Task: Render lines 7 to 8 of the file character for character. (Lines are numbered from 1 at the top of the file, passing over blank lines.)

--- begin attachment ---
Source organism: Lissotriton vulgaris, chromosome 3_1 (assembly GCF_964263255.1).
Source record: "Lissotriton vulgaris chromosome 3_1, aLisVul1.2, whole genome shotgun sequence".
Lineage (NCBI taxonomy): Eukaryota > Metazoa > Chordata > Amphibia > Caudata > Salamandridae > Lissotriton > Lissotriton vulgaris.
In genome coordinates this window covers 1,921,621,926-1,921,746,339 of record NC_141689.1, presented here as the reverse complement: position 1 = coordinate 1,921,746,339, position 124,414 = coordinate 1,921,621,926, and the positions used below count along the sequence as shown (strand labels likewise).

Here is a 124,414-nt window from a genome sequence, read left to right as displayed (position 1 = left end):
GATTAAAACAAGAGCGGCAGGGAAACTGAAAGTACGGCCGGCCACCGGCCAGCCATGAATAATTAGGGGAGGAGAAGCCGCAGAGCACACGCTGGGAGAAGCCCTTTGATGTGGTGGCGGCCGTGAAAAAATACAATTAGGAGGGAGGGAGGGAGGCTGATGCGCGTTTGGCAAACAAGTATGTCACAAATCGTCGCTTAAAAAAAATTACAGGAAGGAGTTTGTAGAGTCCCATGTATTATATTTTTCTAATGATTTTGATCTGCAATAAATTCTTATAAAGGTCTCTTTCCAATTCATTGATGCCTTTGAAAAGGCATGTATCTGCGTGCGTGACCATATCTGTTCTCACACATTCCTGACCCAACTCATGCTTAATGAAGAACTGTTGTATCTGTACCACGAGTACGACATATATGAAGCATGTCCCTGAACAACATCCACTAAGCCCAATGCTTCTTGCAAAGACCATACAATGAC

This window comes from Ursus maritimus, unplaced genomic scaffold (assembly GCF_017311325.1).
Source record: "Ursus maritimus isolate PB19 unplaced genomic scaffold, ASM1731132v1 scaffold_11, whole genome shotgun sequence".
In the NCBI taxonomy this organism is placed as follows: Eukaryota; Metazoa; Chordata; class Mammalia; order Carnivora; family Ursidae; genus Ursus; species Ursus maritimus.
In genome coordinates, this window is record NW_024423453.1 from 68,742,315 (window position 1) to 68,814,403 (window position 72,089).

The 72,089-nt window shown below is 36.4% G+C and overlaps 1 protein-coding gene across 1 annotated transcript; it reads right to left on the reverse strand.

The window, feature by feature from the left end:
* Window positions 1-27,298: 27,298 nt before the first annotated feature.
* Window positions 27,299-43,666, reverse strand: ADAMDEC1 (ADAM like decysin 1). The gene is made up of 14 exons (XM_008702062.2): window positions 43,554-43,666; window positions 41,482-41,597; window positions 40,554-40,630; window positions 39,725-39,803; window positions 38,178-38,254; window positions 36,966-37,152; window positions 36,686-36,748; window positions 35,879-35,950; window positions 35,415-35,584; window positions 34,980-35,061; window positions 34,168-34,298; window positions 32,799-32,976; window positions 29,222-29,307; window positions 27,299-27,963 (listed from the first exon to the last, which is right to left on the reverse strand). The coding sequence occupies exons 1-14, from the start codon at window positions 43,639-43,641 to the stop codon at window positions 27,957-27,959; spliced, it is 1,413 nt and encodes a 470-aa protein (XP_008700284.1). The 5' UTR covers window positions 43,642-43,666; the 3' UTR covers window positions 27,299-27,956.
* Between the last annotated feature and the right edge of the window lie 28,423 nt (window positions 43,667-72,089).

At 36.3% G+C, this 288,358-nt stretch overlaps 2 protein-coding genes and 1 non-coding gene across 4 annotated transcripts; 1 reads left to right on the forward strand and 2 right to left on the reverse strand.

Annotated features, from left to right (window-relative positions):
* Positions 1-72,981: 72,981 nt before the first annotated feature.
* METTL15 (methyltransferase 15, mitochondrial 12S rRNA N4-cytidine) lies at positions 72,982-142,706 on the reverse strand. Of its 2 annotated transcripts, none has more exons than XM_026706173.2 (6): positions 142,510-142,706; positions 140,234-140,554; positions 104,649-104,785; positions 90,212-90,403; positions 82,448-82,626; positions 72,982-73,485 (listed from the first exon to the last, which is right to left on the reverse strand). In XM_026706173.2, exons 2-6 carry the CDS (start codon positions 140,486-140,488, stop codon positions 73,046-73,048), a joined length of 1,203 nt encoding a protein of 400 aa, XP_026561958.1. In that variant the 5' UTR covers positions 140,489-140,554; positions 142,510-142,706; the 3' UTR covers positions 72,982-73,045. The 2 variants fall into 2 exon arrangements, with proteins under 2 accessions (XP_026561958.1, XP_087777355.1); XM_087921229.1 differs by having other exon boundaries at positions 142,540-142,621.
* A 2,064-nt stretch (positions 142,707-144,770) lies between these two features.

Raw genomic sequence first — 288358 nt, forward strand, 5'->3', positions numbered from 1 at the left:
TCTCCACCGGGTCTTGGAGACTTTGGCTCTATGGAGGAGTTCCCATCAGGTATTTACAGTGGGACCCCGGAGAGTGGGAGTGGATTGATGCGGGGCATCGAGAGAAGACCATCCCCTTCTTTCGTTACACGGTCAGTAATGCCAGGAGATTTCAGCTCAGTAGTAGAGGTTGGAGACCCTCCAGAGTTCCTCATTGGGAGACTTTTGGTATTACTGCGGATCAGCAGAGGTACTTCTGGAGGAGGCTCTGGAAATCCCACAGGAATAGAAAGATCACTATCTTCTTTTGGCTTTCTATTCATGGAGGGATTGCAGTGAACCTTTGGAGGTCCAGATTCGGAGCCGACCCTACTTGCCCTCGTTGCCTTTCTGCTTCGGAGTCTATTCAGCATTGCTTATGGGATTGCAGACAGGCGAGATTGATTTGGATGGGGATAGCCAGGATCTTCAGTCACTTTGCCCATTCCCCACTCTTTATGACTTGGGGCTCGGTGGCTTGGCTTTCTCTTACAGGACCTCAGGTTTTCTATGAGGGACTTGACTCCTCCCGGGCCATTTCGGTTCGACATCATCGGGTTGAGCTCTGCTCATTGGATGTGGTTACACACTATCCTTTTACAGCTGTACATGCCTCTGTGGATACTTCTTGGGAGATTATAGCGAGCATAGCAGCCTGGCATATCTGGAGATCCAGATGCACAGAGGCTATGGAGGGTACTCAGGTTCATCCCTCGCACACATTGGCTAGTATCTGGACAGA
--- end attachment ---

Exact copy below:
This window comes from Ursus maritimus, unplaced genomic scaffold (assembly GCF_017311325.1).
Source record: "Ursus maritimus isolate PB19 unplaced genomic scaffold, ASM1731132v1 scaffold_11, whole genome shotgun sequence".